OTTAWA, Feb. 22, 2012 /CNW/ - Canada's leading colleges, institutes of technology and polytechnics call for concerted action in the upcoming federal budget to improve industry innovation, increase apprenticeship completion and stimulate entrepreneurship.
Business-responsive colleges and polytechnics are training students to help solve industry-identified problems in real time. With more public support and minimal investments, these institutions could do even more to close Canada's widening innovation gap with our international competitors.
Currently, the federal focus on the knowledge economy is concentrated excessively on the need for more people with more advanced degrees (Masters and Doctorates). Polytechnics Canada advocates for a more inclusive vision of the talent needed for innovation, one that harnesses the vast skills range of all Canadian learners: college students, existing workers, skilled newcomers and apprentices, in addition to university graduates. The diversity of the Canadian higher education sector needs to be better recognized by employers, parents and, indeed, all levels of government.
"The federal government has begun to recognize the positive contributions of polytechnics and colleges for wealth creation for Canada's many small and mid-sized firms with recent budget announcements that have created some opportunity for industry-college collaboration," said Nobina Robinson, CEO of Polytechnics Canada. "The coming budget can do more to address the innovation gap, while also giving industry the talent it needs to succeed," she said.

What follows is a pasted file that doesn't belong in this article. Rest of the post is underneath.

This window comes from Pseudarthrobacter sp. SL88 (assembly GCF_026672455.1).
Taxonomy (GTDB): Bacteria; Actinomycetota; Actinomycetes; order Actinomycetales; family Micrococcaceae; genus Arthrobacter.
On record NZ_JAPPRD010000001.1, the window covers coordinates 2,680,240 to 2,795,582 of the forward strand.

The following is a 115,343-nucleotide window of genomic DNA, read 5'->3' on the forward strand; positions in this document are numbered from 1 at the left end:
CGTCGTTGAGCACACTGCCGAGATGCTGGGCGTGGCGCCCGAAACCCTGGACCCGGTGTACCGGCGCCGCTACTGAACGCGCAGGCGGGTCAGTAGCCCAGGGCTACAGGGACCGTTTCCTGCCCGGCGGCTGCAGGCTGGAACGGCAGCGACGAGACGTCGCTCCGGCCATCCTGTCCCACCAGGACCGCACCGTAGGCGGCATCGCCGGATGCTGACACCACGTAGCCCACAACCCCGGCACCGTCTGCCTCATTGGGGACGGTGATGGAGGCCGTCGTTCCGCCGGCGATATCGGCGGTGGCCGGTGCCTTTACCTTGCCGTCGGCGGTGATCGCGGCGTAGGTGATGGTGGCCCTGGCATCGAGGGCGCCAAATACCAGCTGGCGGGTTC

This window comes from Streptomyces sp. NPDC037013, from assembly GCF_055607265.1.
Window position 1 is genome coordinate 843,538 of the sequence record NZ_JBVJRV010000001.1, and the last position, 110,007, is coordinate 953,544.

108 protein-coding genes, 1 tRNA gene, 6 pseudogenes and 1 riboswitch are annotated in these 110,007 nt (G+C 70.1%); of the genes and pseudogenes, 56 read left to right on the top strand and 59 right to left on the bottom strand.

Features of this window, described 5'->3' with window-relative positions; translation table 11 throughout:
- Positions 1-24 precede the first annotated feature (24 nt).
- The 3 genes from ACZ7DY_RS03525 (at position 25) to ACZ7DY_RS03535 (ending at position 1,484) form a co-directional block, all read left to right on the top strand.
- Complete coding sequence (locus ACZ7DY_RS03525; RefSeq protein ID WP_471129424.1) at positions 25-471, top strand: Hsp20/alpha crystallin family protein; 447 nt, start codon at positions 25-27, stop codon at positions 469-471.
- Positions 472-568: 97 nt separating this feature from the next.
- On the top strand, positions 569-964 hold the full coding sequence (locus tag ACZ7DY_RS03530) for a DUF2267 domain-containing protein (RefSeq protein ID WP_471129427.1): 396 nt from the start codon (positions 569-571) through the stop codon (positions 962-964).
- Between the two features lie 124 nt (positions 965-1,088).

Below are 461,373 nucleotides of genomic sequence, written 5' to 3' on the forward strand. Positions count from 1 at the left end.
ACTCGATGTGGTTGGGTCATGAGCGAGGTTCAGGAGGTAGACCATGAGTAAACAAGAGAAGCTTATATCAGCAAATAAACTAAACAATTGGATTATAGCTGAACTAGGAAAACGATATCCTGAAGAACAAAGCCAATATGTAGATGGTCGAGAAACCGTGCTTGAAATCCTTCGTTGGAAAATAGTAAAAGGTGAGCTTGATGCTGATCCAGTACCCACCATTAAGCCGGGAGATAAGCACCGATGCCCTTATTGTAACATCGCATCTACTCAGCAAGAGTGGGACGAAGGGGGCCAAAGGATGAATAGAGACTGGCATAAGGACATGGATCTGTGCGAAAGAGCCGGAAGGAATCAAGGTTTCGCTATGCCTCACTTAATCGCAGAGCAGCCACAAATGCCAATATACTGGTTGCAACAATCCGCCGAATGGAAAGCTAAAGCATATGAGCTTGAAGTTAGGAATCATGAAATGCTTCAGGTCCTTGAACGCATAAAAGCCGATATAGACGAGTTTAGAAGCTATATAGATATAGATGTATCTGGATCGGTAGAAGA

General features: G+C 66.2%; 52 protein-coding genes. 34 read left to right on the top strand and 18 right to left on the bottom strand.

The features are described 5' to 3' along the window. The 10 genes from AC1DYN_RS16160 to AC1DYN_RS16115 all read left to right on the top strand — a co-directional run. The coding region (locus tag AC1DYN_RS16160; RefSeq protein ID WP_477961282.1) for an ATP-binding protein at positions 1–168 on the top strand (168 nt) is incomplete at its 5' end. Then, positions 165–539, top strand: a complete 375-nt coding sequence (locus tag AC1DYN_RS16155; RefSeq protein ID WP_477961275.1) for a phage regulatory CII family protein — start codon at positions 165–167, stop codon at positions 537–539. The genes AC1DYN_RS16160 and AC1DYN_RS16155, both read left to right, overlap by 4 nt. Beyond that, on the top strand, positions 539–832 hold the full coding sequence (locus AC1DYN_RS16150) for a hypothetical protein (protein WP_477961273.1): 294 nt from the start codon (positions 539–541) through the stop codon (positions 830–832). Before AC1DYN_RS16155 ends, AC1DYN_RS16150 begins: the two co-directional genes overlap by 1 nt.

Specifically, the only federal granting program that supports college applied research, the College Community Innovation Program, cannot meet the current demand from industry for such collaboration without the injection of modest new funds.
Further, at no additional cost, the Government should end the university-only restriction on undergraduate industrial research awards, opening up eligibility to college undergraduates studying in more than 140 Bachelors Degrees in areas such as applied technology and applied science.
Realigning existing R&D direct support programs for firms to include a new commercialization voucher program would enable companies to choose more colleges and polytechnics as applied research service providers to assist with their near to market commercialization needs.
Polytechnics Canada has also proposed ways in which to harness the talents and experience of underemployed foreign trained professionals living in Canada by linking them to the applied research activity that colleges and polytechnics undertake for Canadian industry.
Students of the skilled trades should be treated as integral to Canada's knowledge economy and the talent needs of Canadian industry. Polytechnics Canada calls on the federal government to end the discrimination that punishes apprenticeship students who, alone among post-secondary students, must declare any grants as taxable income. That, in turn, will improve the shockingly low completion rates for tradespeople and more immediately address the calls for workers from sectors such as shipbuilding, forestry, mining, construction and energy.
Our recommendations will have an immediate positive impact on the Government's objective of supporting a more highly skilled, adaptable and inclusive workforce through Smart Spending for Smart Jobs.
Located in Canada's key economic regions, the current Polytechnics Canada members are: British Columbia Institute of Technology (BCIT), SAIT Polytechnic, NAIT, Conestoga, Sheridan, Humber, George Brown, Seneca and Algonquin.
Please see our website for other recommendations to the Federal Government: http://www.polytechnicscanada.ca/publication_resources.
For further information:
Director of Policy
Email: [email protected]